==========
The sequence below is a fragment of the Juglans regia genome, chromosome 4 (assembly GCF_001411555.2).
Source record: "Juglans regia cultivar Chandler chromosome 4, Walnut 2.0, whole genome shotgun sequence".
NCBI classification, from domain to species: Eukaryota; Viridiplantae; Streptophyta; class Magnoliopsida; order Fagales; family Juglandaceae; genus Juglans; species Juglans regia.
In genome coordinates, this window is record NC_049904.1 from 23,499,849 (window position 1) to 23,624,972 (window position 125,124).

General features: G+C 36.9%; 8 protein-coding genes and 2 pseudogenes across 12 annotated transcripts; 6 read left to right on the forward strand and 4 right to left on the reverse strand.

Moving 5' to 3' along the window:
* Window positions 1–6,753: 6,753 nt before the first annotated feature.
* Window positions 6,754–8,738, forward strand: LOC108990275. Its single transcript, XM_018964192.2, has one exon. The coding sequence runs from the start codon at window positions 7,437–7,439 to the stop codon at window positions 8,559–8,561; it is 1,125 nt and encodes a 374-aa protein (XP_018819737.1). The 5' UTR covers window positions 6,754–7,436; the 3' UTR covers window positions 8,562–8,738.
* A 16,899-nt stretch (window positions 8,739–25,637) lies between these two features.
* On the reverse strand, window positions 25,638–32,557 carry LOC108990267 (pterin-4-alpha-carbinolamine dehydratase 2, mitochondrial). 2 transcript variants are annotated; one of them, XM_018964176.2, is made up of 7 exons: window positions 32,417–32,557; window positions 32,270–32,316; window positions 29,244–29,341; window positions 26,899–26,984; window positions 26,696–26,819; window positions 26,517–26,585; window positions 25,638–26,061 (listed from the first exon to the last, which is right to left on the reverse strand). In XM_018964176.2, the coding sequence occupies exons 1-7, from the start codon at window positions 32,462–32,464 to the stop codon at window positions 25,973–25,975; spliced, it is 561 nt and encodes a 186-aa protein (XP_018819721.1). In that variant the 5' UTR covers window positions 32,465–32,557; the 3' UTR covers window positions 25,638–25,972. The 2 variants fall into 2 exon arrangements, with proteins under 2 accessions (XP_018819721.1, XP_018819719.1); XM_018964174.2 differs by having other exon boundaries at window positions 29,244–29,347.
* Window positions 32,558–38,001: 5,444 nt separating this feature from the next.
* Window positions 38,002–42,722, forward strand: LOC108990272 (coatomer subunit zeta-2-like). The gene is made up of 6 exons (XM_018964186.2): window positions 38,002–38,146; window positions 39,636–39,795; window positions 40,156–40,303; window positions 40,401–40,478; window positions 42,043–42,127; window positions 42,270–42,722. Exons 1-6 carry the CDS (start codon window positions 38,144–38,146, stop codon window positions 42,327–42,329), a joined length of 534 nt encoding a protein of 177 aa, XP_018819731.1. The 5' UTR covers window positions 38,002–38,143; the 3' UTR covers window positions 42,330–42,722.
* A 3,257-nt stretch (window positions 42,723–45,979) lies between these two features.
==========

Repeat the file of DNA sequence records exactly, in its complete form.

The sequence below is a fragment of the Juglans regia genome, chromosome 4 (assembly GCF_001411555.2).
Source record: "Juglans regia cultivar Chandler chromosome 4, Walnut 2.0, whole genome shotgun sequence".
NCBI classification, from domain to species: Eukaryota; Viridiplantae; Streptophyta; class Magnoliopsida; order Fagales; family Juglandaceae; genus Juglans; species Juglans regia.
In genome coordinates, this window is record NC_049904.1 from 23,499,849 (window position 1) to 23,624,972 (window position 125,124).

General features: G+C 36.9%; 8 protein-coding genes and 2 pseudogenes across 12 annotated transcripts; 6 read left to right on the forward strand and 4 right to left on the reverse strand.

Moving 5' to 3' along the window:
* Window positions 1–6,753: 6,753 nt before the first annotated feature.
* Window positions 6,754–8,738, forward strand: LOC108990275. Its single transcript, XM_018964192.2, has one exon. The coding sequence runs from the start codon at window positions 7,437–7,439 to the stop codon at window positions 8,559–8,561; it is 1,125 nt and encodes a 374-aa protein (XP_018819737.1). The 5' UTR covers window positions 6,754–7,436; the 3' UTR covers window positions 8,562–8,738.
* A 16,899-nt stretch (window positions 8,739–25,637) lies between these two features.
* On the reverse strand, window positions 25,638–32,557 carry LOC108990267 (pterin-4-alpha-carbinolamine dehydratase 2, mitochondrial). 2 transcript variants are annotated; one of them, XM_018964176.2, is made up of 7 exons: window positions 32,417–32,557; window positions 32,270–32,316; window positions 29,244–29,341; window positions 26,899–26,984; window positions 26,696–26,819; window positions 26,517–26,585; window positions 25,638–26,061 (listed from the first exon to the last, which is right to left on the reverse strand). In XM_018964176.2, the coding sequence occupies exons 1-7, from the start codon at window positions 32,462–32,464 to the stop codon at window positions 25,973–25,975; spliced, it is 561 nt and encodes a 186-aa protein (XP_018819721.1). In that variant the 5' UTR covers window positions 32,465–32,557; the 3' UTR covers window positions 25,638–25,972. The 2 variants fall into 2 exon arrangements, with proteins under 2 accessions (XP_018819721.1, XP_018819719.1); XM_018964174.2 differs by having other exon boundaries at window positions 29,244–29,347.
* Window positions 32,558–38,001: 5,444 nt separating this feature from the next.
* Window positions 38,002–42,722, forward strand: LOC108990272 (coatomer subunit zeta-2-like). The gene is made up of 6 exons (XM_018964186.2): window positions 38,002–38,146; window positions 39,636–39,795; window positions 40,156–40,303; window positions 40,401–40,478; window positions 42,043–42,127; window positions 42,270–42,722. Exons 1-6 carry the CDS (start codon window positions 38,144–38,146, stop codon window positions 42,327–42,329), a joined length of 534 nt encoding a protein of 177 aa, XP_018819731.1. The 5' UTR covers window positions 38,002–38,143; the 3' UTR covers window positions 42,330–42,722.
* A 3,257-nt stretch (window positions 42,723–45,979) lies between these two features.